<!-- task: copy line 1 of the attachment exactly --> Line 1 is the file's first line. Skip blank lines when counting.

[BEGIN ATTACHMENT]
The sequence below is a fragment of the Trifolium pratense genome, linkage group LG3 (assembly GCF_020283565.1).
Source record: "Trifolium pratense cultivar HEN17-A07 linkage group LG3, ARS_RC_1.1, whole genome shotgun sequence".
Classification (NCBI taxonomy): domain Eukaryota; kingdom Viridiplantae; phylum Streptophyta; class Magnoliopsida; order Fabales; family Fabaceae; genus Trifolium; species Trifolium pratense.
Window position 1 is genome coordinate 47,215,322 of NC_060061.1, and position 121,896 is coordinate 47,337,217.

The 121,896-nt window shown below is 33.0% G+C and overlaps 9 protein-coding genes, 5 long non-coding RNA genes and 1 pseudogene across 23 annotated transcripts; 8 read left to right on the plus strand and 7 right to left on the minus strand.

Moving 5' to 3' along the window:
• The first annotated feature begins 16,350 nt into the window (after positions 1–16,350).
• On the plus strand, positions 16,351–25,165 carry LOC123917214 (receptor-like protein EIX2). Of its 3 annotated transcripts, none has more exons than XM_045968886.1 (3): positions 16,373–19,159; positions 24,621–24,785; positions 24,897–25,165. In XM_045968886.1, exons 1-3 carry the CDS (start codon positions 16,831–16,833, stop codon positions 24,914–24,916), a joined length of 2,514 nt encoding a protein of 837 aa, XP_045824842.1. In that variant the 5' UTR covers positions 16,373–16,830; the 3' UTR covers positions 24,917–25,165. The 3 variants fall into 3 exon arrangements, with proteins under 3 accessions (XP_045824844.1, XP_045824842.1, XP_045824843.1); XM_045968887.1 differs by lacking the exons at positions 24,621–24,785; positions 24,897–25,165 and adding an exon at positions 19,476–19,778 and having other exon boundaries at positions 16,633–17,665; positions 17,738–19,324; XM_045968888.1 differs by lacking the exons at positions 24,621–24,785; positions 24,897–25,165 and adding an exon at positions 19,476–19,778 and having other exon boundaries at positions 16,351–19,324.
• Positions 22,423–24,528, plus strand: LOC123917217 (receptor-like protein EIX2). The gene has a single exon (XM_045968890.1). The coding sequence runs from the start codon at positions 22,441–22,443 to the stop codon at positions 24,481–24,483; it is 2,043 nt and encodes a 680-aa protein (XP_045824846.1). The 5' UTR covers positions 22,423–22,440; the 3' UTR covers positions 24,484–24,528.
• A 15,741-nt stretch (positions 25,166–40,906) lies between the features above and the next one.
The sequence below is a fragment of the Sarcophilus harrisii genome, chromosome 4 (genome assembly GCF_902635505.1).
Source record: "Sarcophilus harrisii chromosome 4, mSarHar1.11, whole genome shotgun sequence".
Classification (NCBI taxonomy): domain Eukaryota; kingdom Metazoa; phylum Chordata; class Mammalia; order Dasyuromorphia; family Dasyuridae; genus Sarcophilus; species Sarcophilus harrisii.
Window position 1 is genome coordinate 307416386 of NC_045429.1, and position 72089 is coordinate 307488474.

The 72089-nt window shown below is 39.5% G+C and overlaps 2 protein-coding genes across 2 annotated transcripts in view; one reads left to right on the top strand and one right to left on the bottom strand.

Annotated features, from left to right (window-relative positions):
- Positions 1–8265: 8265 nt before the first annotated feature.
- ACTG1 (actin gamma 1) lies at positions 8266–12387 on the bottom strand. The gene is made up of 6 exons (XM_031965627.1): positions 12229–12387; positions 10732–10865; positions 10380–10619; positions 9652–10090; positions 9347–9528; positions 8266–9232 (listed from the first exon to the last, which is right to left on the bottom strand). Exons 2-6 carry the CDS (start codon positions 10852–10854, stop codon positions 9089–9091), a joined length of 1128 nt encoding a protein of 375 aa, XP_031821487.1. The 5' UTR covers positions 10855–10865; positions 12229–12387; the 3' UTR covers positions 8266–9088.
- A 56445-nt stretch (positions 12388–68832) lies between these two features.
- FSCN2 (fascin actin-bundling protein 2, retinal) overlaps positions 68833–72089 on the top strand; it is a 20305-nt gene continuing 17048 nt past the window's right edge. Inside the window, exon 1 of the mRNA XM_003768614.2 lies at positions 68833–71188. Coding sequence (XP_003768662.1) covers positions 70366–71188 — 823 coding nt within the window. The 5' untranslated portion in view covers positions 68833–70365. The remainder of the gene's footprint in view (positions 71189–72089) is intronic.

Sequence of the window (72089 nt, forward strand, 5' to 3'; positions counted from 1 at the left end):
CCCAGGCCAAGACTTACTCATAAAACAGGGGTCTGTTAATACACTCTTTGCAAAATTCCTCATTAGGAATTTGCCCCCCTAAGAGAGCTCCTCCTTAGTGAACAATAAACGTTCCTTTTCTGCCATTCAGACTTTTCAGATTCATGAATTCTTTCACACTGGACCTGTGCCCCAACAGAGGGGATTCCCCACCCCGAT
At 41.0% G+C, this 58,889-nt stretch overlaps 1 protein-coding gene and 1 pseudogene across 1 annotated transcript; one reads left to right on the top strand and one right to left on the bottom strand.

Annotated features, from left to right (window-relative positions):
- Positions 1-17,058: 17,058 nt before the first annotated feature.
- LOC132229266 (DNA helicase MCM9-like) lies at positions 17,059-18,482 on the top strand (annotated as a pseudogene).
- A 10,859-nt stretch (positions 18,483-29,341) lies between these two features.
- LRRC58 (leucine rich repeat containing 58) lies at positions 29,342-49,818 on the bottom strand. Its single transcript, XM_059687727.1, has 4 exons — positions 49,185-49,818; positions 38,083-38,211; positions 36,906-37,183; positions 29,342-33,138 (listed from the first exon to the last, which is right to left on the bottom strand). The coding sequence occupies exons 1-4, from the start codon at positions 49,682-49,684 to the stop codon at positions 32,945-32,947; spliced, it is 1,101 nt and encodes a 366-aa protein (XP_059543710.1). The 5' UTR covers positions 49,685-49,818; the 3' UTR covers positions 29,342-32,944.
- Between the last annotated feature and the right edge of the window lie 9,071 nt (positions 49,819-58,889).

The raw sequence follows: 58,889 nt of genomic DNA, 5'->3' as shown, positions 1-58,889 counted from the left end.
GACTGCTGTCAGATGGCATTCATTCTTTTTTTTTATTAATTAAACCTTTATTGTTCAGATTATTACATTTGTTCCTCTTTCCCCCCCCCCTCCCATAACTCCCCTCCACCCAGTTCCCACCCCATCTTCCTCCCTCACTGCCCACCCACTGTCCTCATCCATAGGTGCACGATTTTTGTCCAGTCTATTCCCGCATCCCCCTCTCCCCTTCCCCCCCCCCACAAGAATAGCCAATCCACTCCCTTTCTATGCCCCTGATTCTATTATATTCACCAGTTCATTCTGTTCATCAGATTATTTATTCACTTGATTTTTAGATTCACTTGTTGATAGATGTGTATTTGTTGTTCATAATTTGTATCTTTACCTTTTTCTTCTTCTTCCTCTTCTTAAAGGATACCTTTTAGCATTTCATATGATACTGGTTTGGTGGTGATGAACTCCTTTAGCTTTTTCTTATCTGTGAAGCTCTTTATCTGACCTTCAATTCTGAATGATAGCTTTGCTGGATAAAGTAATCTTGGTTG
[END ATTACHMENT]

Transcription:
The sequence below is a fragment of the Trifolium pratense genome, linkage group LG3 (assembly GCF_020283565.1).